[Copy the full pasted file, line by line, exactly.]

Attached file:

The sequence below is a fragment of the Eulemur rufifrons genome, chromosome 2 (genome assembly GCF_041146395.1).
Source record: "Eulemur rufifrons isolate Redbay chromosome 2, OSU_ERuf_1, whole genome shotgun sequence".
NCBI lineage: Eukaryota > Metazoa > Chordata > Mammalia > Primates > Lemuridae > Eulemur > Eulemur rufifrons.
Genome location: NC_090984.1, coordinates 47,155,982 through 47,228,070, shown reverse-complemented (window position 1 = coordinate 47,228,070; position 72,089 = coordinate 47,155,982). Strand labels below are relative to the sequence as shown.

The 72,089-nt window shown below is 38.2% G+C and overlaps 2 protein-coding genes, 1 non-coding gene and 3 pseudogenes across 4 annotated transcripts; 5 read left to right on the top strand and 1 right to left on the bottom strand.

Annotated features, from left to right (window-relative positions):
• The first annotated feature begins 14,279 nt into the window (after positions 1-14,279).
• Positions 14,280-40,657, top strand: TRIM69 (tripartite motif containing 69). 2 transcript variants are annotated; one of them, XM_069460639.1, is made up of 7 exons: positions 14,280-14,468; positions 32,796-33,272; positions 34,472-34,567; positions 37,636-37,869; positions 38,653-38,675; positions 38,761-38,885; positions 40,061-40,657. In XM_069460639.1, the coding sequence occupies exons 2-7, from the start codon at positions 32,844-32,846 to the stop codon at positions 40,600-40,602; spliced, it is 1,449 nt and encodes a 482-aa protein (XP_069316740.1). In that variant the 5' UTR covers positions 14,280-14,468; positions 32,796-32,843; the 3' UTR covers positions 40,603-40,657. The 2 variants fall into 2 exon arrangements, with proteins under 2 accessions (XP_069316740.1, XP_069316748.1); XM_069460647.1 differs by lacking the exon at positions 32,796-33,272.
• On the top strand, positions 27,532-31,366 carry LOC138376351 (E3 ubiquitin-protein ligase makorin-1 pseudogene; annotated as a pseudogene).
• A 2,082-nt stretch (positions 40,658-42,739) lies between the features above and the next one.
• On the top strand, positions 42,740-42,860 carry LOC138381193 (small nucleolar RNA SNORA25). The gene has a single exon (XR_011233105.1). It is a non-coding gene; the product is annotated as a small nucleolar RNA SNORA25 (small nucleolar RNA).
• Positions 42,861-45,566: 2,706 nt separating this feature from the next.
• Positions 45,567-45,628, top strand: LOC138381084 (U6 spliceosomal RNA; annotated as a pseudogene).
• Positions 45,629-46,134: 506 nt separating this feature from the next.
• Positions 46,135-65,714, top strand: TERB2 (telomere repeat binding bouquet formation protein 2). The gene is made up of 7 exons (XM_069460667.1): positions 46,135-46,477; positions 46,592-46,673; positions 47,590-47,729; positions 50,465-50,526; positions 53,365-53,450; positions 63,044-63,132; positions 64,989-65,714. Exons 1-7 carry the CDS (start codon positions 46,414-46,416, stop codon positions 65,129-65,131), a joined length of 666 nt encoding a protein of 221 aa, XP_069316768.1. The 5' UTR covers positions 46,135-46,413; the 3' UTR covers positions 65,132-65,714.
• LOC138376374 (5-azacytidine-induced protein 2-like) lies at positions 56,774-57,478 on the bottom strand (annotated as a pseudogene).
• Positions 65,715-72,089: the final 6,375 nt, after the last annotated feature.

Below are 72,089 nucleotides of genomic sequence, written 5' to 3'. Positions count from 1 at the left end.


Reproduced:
The sequence below is a fragment of the Eulemur rufifrons genome, chromosome 2 (genome assembly GCF_041146395.1).
Source record: "Eulemur rufifrons isolate Redbay chromosome 2, OSU_ERuf_1, whole genome shotgun sequence".
NCBI lineage: Eukaryota > Metazoa > Chordata > Mammalia > Primates > Lemuridae > Eulemur > Eulemur rufifrons.
Genome location: NC_090984.1, coordinates 47,155,982 through 47,228,070, shown reverse-complemented (window position 1 = coordinate 47,228,070; position 72,089 = coordinate 47,155,982). Strand labels below are relative to the sequence as shown.

The 72,089-nt window shown below is 38.2% G+C and overlaps 2 protein-coding genes, 1 non-coding gene and 3 pseudogenes across 4 annotated transcripts; 5 read left to right on the top strand and 1 right to left on the bottom strand.

Annotated features, from left to right (window-relative positions):
• The first annotated feature begins 14,279 nt into the window (after positions 1-14,279).
• Positions 14,280-40,657, top strand: TRIM69 (tripartite motif containing 69). 2 transcript variants are annotated; one of them, XM_069460639.1, is made up of 7 exons: positions 14,280-14,468; positions 32,796-33,272; positions 34,472-34,567; positions 37,636-37,869; positions 38,653-38,675; positions 38,761-38,885; positions 40,061-40,657. In XM_069460639.1, the coding sequence occupies exons 2-7, from the start codon at positions 32,844-32,846 to the stop codon at positions 40,600-40,602; spliced, it is 1,449 nt and encodes a 482-aa protein (XP_069316740.1). In that variant the 5' UTR covers positions 14,280-14,468; positions 32,796-32,843; the 3' UTR covers positions 40,603-40,657. The 2 variants fall into 2 exon arrangements, with proteins under 2 accessions (XP_069316740.1, XP_069316748.1); XM_069460647.1 differs by lacking the exon at positions 32,796-33,272.
• On the top strand, positions 27,532-31,366 carry LOC138376351 (E3 ubiquitin-protein ligase makorin-1 pseudogene; annotated as a pseudogene).
• A 2,082-nt stretch (positions 40,658-42,739) lies between the features above and the next one.
• On the top strand, positions 42,740-42,860 carry LOC138381193 (small nucleolar RNA SNORA25). The gene has a single exon (XR_011233105.1). It is a non-coding gene; the product is annotated as a small nucleolar RNA SNORA25 (small nucleolar RNA).
• Positions 42,861-45,566: 2,706 nt separating this feature from the next.
• Positions 45,567-45,628, top strand: LOC138381084 (U6 spliceosomal RNA; annotated as a pseudogene).
• Positions 45,629-46,134: 506 nt separating this feature from the next.
• Positions 46,135-65,714, top strand: TERB2 (telomere repeat binding bouquet formation protein 2). The gene is made up of 7 exons (XM_069460667.1): positions 46,135-46,477; positions 46,592-46,673; positions 47,590-47,729; positions 50,465-50,526; positions 53,365-53,450; positions 63,044-63,132; positions 64,989-65,714. Exons 1-7 carry the CDS (start codon positions 46,414-46,416, stop codon positions 65,129-65,131), a joined length of 666 nt encoding a protein of 221 aa, XP_069316768.1. The 5' UTR covers positions 46,135-46,413; the 3' UTR covers positions 65,132-65,714.
• LOC138376374 (5-azacytidine-induced protein 2-like) lies at positions 56,774-57,478 on the bottom strand (annotated as a pseudogene).
• Positions 65,715-72,089: the final 6,375 nt, after the last annotated feature.

Below are 72,089 nucleotides of genomic sequence, written 5' to 3'. Positions count from 1 at the left end.